In the evening of 8th June the strongpoint at Lion-sur-Mer was finally cleared of the enemy. After a “hazardous” journey with “many diversions and hold-ups” due to the fighting at Lion-sur-Mer and snipers on route, No. 102 R.A.F. Beach Flight finally managed to join the rest of No. 1 R.A.F. Beach Squadron in the QUEEN Sector.
The plan had been that No. 102 R.A.F. Beach Flight would take over the running of the R.A.F dumps in the MOON B.M.A. but, under arrangements agreed by Headquarters No. 83 Group the Landing, P.O.L. and Ammunition Sections of No. 102 R.A.F. Beach Flight were sent next day to help No. 2 R.A.F. Beach Squadron in the STAR B.M.A. (JUNO Area) – the area they had just come from!
The M.T. Section was detached as planned to No. 39 G.T. Coy. R.A.S.C. to assist with the maintenance of DUKWs and other transport vehicles, while the Provost Section was attached to No. 101 R.A.F. Beach Flight to work, as required, in the SWORD Beach Area and in No. 4 R.A.F. Assembly Area – also according to the original plan.
After two days working with No. 2 R.A.F. Beach Squadron, F/Lt J.F. Cann and the Landing Section of No. 102 R.A.F. Beach Flight were sent to Port en Bessin for R.A.F. embarkation duties there.
On 15th June the P.O.L. and Ammunition Sections of No. 102 R.A.F. Beach Flight ceased their attachment to No. 2 R.A.F. Beach Squadron in the STAR B.M.A. and rejoined No. 1 R.A.F. Beach Squadron in the MOON B.M.A. (SWORD Area). (See No. 1 R.A.F. Beach Squadron in Normandy for an outline of daily events during this period.)
On 16th June the survivors of Serial 3211 under F/Lt J. Pinder (44951), together with F/Lt D.J.A. Garratt and other casualty replacements arrived from the U.K.. F/Lt Pinder, who was the M.T. Section officer of No. 102 R.A.F. Beach Flight, joined his Section which had been working with No. 39 G.T. Coy. R.A.S.C. for the last week, and took over the control and organization of the R.A.S.C. workshops, taking the place of the Workshops Officer, Captain Davies who had been killed by enemy action on 12th June.
F/Lt Cann and the Landing Section (the detachment that had been working at Port en Bessin) returned to No. 1 R.A.F. Beach Squadron on 17th June. After a couple of days they were on the move again. This time they were sent to the Port of Ouistreham in preparation for the opening of the port. However, the decision to open the port was held in abeyance owing to the close proximity of the enemy (about 1800 yards away). A Port Executive Committee was formed and S/Ldr H.C. Rae, Commanding Officer of No. 102 R.A.F. Beach Flight was nominated as the R.A.F. representative. After an uncomfortable week in Ouistreham, F/Lt Cann and the Landing Section were withdrawn because the decision to open the port had still not been made.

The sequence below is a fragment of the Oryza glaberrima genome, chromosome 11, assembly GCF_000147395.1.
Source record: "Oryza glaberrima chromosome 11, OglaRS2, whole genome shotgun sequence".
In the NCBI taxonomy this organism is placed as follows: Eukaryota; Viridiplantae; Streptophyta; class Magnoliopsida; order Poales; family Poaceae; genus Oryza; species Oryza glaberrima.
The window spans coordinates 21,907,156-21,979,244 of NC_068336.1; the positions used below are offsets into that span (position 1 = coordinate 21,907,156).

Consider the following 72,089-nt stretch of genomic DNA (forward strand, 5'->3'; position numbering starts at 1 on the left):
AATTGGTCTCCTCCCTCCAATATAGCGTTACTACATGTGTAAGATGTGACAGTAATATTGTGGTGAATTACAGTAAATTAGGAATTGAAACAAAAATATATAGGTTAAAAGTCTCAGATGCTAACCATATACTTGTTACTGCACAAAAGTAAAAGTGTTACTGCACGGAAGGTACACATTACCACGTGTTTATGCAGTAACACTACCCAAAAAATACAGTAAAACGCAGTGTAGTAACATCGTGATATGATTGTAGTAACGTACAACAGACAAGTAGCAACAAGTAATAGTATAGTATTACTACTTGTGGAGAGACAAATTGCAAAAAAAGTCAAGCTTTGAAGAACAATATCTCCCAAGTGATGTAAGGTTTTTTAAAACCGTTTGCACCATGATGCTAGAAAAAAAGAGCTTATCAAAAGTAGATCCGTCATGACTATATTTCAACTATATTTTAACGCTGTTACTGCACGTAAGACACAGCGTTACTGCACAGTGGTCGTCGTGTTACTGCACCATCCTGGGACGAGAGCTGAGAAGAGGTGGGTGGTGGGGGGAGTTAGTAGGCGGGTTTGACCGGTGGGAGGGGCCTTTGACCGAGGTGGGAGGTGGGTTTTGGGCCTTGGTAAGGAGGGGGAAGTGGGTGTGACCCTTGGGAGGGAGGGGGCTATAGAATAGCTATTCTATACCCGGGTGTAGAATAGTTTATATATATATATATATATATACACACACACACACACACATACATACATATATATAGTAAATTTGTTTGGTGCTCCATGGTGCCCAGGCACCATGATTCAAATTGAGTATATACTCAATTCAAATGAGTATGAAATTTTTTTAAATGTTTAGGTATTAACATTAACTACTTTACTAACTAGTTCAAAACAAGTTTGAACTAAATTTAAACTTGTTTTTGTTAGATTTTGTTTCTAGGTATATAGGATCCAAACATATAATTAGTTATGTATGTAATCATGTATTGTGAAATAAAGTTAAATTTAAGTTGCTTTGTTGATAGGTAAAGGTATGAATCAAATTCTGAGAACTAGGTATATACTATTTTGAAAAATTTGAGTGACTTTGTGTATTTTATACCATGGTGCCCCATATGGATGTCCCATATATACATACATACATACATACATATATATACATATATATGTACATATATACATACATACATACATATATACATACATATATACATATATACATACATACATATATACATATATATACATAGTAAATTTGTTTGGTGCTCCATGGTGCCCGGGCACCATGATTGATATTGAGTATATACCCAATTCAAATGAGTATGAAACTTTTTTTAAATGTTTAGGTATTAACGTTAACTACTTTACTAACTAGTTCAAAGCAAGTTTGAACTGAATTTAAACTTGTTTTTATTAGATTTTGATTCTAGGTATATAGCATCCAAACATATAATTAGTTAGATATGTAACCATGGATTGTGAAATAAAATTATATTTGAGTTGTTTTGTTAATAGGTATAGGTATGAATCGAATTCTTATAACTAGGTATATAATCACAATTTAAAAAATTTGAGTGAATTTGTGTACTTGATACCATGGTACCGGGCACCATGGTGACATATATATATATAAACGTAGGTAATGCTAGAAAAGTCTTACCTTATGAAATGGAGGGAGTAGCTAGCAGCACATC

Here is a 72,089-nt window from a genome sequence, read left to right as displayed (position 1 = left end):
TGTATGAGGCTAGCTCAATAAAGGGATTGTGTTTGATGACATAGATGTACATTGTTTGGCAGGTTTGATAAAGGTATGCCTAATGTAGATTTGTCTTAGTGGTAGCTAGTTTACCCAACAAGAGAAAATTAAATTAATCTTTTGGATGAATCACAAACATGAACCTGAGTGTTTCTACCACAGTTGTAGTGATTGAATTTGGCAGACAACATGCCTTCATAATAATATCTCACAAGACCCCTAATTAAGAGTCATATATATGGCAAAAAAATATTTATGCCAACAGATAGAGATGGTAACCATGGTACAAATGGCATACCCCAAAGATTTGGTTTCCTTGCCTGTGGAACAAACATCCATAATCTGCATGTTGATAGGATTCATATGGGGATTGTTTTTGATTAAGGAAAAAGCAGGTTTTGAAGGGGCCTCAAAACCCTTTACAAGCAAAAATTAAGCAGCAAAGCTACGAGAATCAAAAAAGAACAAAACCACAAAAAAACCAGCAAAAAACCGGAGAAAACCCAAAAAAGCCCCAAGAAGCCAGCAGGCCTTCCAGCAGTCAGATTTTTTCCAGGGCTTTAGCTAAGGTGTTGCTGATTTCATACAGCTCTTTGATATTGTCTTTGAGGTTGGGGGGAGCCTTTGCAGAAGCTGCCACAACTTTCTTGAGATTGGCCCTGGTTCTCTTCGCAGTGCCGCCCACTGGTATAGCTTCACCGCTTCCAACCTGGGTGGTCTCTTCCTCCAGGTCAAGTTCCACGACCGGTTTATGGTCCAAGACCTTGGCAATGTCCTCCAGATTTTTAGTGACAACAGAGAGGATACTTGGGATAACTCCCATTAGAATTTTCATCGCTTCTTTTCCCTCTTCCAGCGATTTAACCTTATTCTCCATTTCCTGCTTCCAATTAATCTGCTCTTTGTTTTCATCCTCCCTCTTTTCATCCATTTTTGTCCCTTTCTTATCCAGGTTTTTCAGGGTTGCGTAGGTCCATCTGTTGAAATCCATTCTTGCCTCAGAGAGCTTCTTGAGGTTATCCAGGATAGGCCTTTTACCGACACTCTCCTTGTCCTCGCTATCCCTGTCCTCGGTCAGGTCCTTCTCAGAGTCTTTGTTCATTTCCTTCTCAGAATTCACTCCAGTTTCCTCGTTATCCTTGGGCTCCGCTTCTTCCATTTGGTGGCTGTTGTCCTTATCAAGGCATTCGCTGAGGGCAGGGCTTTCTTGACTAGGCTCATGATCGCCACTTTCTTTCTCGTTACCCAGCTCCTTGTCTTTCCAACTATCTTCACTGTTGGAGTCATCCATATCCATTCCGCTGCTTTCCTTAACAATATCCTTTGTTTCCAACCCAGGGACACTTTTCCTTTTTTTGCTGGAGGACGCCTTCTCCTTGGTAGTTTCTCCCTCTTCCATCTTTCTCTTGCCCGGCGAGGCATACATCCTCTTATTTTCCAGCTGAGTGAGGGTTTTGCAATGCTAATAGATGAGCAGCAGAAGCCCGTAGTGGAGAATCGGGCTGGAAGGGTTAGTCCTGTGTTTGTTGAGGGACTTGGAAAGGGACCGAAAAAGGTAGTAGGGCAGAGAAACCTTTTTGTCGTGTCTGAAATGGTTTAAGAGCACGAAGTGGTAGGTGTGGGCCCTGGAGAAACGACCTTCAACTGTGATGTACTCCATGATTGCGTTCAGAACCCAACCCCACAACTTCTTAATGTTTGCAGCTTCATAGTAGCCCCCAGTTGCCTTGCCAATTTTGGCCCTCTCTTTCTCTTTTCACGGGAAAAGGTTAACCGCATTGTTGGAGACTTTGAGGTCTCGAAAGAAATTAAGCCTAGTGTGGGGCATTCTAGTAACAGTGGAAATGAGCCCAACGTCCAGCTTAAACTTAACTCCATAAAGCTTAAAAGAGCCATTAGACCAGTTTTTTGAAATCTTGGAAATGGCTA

Following the capture of Caen, the C.O., S/Ldr Rae accompanied by F/Lt Cann and Sgt H.G. West (910588) made a recce of the city on 12th July, “examining approachable docks and choosing and making bids for accommodation”. The next day, an advanced party from No. 102 R.A.F. Beach Flight, consisting of F/Lt Cann, Sgt West and LAC Upton, went to take up quarters in Caen. This party, along with its Army counterpart was evacuated two days later in accordance with orders from the Commander of No. 101 Beach Sub Area. “The enemy had become very active there with shelling, mortar fire and air raids, and it was decided that only essential personnel should remain.”
In the afternoon of 27th July when things were a bit quieter in Caen, a Port Executive Committee conference was held there. This was attended by S/Ldr H.G. Rae, C.O. of No. 102 R.A.F. Beach Flight who was still the R.A.F. representative on that Committee, and next day S/Ldr Rae himself, accompanied by one sergeant and two aircraftmen went to take up quarters in Caen.
At this stage, No. 102 R.A.F. Beach Flight was no longer operating as a beach unit and, with the rest of No. 1 R.A.F. Beach Squadron was disbanded and returned to the U.K. in late August 1944.
 An account of the incident as it concerned 92nd LAA Regiment, Royal Artillery is given on the True Loyals website (Chapter 8). This quotes from the book, “Liberty, The Ships That Won The War” by Peter Elphick (Chatham Publishing, London, 2001) which provides considerable detail about this unfortunate event.
Main source used for this page:
Operations Record Book of No. 1 RAF Beach Unit (later) Squadron including No 70 & 71 Beach Units – found in, ‘Air Ministry and Ministry of Defence: Operations Record Books, Miscellaneous Units’ AIR 29/438 at The National Archives.